Class of 2017 earns higher salaries than previous years, survey finds

Emily Recko | Staff Designer

Source: Center for Career Services

The Class of 2017 is making more money after graduation than previous classes, according to new University data.

More than 2,000 alumni participated in the University’s First Destination Survey – an annual questionnaire released earlier this month that checks in with alumni six months after graduation. The survey found that about a third of students working full-time are making more than $60,000 within a year of graduation – up from 27 percent a year ago. Experts said the increase demonstrates that students are using the career center and the University is recruiting faculty who can help students find secure jobs in their respective fields.

About 89 percent of participants in the survey reported that they were employed, continuing education or involved with other activities, like travel or community service – down two percentage points from the Class of 2016 survey results.

Rachel Brown, the assistant provost for University career services, said the results from the survey were “fairly consistent” with classes in previous years. She said the University’s consistently “high numbers” can be attributed to expanded career center initiatives over the past several years and increased outreach to the Class of 2017 through LinkedIn and faculty connections.

For the first time, the results from the Class of 2017 also included information from the National Student Clearinghouse, which maintains a database that officials can use to verify whether alumni are pursuing graduate degrees.

Brown said the ramped up outreach and added data from National Student Clearinghouse gave the University the most accurate information about post-graduate outcomes in recent years. Officials were able to verify information on 88 percent of students who graduated last year compared to 85 percent from the Class of 2016, she said.

“The success of GW graduates is a testimony to the quality of our students and the quality of the GW experience and our community,” she said in an email.

Officials have placed a heightened focus on career services in recent years, hiring more specialized career coaches and improving communication between career staff and undergraduates. The career center was the top pick for donors in 2015, and funding for the center doubled that year to hire more career coaches.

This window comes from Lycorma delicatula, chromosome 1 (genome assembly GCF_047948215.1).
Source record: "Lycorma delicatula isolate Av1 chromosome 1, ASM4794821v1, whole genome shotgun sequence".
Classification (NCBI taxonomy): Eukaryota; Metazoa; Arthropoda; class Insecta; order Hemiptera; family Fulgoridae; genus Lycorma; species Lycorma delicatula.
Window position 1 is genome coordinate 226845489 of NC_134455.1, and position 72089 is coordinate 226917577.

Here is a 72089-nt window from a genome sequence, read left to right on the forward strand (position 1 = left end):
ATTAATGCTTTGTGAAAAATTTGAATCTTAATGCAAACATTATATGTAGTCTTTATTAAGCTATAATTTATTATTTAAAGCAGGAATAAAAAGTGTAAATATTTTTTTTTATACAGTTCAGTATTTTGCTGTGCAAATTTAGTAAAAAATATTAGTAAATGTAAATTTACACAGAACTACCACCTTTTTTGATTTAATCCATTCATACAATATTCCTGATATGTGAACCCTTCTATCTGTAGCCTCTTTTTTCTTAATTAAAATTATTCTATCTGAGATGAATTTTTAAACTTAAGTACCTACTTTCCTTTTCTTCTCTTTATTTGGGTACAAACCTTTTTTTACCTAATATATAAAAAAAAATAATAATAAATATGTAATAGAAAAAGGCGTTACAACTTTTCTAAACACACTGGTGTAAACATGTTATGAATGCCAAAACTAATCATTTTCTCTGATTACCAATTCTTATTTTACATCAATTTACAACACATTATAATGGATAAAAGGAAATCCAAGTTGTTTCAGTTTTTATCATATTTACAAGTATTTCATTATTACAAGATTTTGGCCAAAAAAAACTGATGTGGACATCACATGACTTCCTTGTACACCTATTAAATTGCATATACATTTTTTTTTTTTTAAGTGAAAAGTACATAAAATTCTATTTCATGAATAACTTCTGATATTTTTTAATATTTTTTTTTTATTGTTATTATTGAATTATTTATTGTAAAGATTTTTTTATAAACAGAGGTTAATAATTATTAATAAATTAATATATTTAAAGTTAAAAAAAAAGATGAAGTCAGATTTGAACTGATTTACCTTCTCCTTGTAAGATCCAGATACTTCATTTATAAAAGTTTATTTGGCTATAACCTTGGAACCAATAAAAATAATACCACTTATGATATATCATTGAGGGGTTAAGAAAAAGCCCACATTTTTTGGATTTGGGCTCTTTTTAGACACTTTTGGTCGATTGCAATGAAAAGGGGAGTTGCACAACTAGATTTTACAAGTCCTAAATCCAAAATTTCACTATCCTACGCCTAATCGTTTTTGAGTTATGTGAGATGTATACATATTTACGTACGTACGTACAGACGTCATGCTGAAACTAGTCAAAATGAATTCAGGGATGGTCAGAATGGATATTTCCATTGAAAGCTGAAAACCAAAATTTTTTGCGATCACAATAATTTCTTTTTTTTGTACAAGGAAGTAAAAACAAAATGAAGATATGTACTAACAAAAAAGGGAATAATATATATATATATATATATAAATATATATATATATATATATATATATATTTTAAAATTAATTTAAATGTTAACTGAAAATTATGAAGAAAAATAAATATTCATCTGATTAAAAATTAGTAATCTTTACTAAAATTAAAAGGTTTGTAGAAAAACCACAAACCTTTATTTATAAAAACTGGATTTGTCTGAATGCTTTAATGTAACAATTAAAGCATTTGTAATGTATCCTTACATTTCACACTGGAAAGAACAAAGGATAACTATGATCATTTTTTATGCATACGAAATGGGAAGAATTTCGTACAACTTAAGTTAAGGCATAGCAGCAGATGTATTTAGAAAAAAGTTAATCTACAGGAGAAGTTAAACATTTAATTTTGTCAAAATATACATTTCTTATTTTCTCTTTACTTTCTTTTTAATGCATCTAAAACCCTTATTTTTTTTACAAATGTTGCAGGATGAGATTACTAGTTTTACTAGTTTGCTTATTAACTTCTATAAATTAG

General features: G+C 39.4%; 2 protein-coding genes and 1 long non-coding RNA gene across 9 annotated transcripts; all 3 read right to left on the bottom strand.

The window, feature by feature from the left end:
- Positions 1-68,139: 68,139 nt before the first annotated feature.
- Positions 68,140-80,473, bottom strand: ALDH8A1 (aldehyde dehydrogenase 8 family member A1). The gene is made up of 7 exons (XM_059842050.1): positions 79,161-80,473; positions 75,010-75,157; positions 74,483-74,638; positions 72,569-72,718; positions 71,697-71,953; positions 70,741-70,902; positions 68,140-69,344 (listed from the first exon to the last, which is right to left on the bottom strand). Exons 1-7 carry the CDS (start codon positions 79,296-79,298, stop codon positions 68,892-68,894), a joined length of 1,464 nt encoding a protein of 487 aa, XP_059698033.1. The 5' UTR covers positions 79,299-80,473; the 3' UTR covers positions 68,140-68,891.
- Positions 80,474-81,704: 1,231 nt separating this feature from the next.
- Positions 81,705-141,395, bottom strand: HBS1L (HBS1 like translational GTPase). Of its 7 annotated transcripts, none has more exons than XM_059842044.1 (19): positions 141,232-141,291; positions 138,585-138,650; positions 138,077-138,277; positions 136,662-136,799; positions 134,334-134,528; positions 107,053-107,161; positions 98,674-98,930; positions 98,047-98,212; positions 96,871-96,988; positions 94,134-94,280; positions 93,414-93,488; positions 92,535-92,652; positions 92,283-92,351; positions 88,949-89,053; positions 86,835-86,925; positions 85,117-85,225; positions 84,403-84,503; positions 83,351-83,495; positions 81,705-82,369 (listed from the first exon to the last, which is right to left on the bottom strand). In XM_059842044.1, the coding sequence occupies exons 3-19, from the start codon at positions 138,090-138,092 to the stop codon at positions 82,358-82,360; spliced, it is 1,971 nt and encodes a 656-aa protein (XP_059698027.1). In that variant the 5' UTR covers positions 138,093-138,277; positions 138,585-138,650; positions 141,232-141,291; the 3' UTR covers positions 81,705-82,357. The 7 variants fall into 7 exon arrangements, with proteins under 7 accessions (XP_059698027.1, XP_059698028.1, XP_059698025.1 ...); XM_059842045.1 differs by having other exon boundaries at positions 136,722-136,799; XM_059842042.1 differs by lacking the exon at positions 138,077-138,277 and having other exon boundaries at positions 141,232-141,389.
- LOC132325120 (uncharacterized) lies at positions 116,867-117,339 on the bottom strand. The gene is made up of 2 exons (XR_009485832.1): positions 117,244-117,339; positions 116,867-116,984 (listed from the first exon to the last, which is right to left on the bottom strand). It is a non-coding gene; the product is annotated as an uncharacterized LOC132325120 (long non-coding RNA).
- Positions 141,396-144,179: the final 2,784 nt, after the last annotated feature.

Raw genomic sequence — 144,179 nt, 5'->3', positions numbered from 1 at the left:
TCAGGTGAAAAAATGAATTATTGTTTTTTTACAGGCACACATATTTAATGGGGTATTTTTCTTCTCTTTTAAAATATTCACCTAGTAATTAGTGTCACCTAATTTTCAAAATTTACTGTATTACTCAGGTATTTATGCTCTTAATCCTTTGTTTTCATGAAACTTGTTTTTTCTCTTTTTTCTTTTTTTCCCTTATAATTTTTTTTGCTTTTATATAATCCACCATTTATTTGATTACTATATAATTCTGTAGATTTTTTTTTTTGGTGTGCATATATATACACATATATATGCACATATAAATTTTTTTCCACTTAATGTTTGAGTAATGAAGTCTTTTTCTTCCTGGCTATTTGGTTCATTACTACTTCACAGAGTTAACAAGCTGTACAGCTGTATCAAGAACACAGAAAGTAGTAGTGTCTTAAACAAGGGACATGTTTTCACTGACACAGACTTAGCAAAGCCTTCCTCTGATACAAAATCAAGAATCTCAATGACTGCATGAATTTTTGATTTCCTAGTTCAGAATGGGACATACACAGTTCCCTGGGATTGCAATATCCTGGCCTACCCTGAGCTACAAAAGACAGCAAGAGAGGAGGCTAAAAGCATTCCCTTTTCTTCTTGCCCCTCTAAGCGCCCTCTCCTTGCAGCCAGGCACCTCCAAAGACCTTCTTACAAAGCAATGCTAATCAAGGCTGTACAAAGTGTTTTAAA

The fundraising led to new programs and a 50 percent increase in student use of the center since 2013.

Higher education experts said the new data likely reflects the commitment to expanding career services, though there wasn’t a substantial change in graduate outcomes this year. Those experts said the salary increase could also incentivize students to apply to GW, knowing they have the resources to secure a job after graduation.

Peter Lake, the director of the Center for Excellence in Higher Education Law and Policy at Stetson University in Florida, said these surveys help universities determine if they are succeeding at their goal by giving students the right tools to find work or continue their education after they leave.

Lake said the hike in students earning $60,000 or more is a “reflection of the strength” of the University’s career services, which helps students line up work from the time they start as an undergraduate. If the salary continues to increase, he said it will incentivize more students to apply to the University.

“That tells me you’re not going to have any trouble getting people to apply to the school at all and accept your offers,” Lake said. “Those are very good, very impressive numbers.”

But some experts said outliers in the data, like a few students with extremely high salaries, could drastically affect averages, and because the survey collects data over a six-month period, there could be differences between students who fill out the survey immediately after graduation or six months out.

Gary Miller, the director of career services at the University of North Carolina at Chapel Hill, said it’s challenging to compare outcome data across several years because “it might not even be reflective of what the actual employment trend is.”

“It might just be reflective of when someone filled out the survey or some other anomaly like that,” he said.

Career centers and advising offices should make increased efforts to get underclassmen to use their services so universities can continue helping students secure opportunities after graduating, Miller said.

“Students who engage in career conversations earlier during their time in college have a little bit longer runway to make sure that they’re launching to whatever is going to be next for them,” he said. “Universities have responsibilities to help students dialogue around that and provide career education services that are going to help them.”

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